Mr. Macron has staked out conservative positions ahead of an election next year, and analysts say he is trying to cede as little room as possible to a leading challenger, the far-right, anti-immigrant politician Marine Le Pen.
The flow of migrants into Europe has slowed to a fraction of what it was five to six years ago, and the main burden shifted to Turkey, which has been sheltering millions of asylum seekers, preventing them from moving on to Europe.
E.U. foreign ministers will meet to discuss Afghanistan on Tuesday, and the issue is all but certain to come up in the European Commission’s biweekly news conference.
Having sent thousands of troops to Afghanistan during two decades of conflict, Britain is one of the biggest losers from a Taliban takeover that has humiliated the United States and its allies and left thousands stranded.
Estimates vary, but about 3,000 Britons are thought to be in Afghanistan. Officials say they are confident that the citizens can be evacuated as part of an airlift expected to involve hundreds each day. They are less sure about being able to provide a safe exit to all of the Afghans who aided the British and whose lives could now be at risk.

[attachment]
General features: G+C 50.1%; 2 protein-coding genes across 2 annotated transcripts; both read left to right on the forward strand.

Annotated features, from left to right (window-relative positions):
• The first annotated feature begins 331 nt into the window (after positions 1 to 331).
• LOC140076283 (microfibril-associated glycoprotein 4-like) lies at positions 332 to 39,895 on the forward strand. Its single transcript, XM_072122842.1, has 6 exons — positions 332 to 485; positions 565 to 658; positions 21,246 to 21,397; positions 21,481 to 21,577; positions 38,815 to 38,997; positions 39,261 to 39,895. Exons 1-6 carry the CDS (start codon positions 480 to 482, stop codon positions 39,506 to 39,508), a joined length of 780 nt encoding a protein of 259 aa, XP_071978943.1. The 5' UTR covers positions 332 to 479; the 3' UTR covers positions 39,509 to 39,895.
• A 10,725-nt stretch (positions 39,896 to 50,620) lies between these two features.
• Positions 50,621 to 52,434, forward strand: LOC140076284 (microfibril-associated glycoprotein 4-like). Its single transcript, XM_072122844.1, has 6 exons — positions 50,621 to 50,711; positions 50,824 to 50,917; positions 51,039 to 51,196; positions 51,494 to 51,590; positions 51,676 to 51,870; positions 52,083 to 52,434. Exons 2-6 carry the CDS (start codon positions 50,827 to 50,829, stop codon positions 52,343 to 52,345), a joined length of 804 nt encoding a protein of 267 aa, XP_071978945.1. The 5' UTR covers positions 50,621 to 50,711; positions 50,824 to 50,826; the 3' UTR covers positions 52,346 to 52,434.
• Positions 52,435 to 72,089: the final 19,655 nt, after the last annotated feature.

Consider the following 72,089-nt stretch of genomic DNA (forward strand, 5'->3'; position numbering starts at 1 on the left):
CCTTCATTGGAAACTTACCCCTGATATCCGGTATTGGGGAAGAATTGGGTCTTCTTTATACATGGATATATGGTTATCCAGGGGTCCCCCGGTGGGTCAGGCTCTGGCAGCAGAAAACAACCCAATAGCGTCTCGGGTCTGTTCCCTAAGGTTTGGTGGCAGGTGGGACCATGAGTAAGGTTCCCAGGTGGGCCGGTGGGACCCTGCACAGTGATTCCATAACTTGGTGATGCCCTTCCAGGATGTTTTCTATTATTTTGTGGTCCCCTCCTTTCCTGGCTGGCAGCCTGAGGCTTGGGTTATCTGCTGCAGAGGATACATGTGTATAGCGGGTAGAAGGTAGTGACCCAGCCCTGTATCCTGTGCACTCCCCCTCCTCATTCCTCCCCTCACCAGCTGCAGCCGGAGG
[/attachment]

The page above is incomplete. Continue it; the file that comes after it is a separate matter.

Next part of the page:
Time is critical, because once the U.S. withdraws the remainder of its forces, there will be no way of safely having planes land and take off.
One option to speed up the process is to initially fly people leaving Kabul to a safe Middle Eastern country rather than repatriating them directly to Britain.
On Monday, Prime Minister Boris Johnson chaired a meeting of an emergency committee in Downing Street after cutting short his vacation. Britain’s Parliament is also being recalled from its summer recess to discuss the crisis in Afghanistan on Wednesday amid growing alarm about the humanitarian and strategic consequences of the Taliban’s advances.
The last time Parliament was recalled for an emergency session to discuss a similar foreign policy question was in 2014, during a crisis in Iraq.
In the past two decades, 150,000 British military personnel have served in Afghanistan, mainly in Helmand Province, though combat missions ended in 2014, leaving behind a small contingent for support work.